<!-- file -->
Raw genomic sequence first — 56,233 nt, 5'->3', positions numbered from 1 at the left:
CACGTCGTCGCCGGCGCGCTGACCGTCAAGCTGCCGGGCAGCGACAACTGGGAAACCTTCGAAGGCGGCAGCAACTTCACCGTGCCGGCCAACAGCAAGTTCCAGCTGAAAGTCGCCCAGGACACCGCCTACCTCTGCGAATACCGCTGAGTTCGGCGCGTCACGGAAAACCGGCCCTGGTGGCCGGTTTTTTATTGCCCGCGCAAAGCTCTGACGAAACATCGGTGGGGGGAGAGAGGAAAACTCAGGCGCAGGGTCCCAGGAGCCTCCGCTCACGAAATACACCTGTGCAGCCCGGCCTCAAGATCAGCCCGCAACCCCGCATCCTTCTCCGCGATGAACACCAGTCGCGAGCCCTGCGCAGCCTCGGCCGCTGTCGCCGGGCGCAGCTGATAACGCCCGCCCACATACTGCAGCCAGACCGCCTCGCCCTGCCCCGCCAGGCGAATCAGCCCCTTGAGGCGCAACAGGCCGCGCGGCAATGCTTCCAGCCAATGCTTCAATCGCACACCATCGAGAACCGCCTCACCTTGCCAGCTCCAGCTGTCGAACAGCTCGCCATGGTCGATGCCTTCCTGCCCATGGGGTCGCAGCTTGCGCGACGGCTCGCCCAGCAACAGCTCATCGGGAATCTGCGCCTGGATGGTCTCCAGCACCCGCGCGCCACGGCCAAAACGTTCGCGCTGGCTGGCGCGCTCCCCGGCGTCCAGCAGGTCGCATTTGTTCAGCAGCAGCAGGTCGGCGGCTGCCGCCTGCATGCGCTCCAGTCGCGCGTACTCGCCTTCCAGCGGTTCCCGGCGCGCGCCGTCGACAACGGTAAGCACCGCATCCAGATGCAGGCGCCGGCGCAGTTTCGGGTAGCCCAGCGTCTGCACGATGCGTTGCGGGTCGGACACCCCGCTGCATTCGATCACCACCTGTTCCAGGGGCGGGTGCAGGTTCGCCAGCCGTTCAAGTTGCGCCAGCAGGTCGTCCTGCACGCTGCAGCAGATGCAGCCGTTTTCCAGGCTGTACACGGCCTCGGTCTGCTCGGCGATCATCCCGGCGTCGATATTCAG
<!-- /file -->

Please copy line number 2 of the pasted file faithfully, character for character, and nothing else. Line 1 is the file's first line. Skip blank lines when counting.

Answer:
CACGTCGTCGCCGGCGCGCTGACCGTCAAGCTGCCGGGCAGCGACAACTGGGAAACCTTCGAAGGCGGCAGCAACTTCACCGTGCCGGCCAACAGCAAGTTCCAGCTGAAAGTCGCCCAGGACACCGCCTACCTCTGCGAATACCGCTGAGTTCGGCGCGTCACGGAAAACCGGCCCTGGTGGCCGGTTTTTTATTGCCCGCGCAAAGCTCTGACGAAACATCGGTGGGGGGAGAGAGGAAAACTCAGGCGCAGGGTCCCAGGAGCCTCCGCTCACGAAATACACCTGTGCAGCCCGGCCTCAAGATCAGCCCGCAACCCCGCATCCTTCTCCGCGATGAACACCAGTCGCGAGCCCTGCGCAGCCTCGGCCGCTGTCGCCGGGCGCAGCTGATAACGCCCGCCCACATACTGCAGCCAGACCGCCTCGCCCTGCCCCGCCAGGCGAATCAGCCCCTTGAGGCGCAACAGGCCGCGCGGCAATGCTTCCAGCCAATGCTTCAATCGCACACCATCGAGAACCGCCTCACCTTGCCAGCTCCAGCTGTCGAACAGCTCGCCATGGTCGATGCCTTCCTGCCCATGGGGTCGCAGCTTGCGCGACGGCTCGCCCAGCAACAGCTCATCGGGAATCTGCGCCTGGATGGTCTCCAGCACCCGCGCGCCACGGCCAAAACGTTCGCGCTGGCTGGCGCGCTCCCCGGCGTCCAGCAGGTCGCATTTGTTCAGCAGCAGCAGGTCGGCGGCTGCCGCCTGCATGCGCTCCAGTCGCGCGTACTCGCCTTCCAGCGGTTCCCGGCGCGCGCCGTCGACAACGGTAAGCACCGCATCCAGATGCAGGCGCCGGCGCAGTTTCGGGTAGCCCAGCGTCTGCACGATGCGTTGCGGGTCGGACACCCCGCTGCATTCGATCACCACCTGTTCCAGGGGCGGGTGCAGGTTCGCCAGCCGTTCAAGTTGCGCCAGCAGGTCGTCCTGCACGCTGCAGCAGATGCAGCCGTTTTCCAGGCTGTACACGGCCTCGGTCTGCTCGGCGATCATCCCGGCGTCGATATTCAG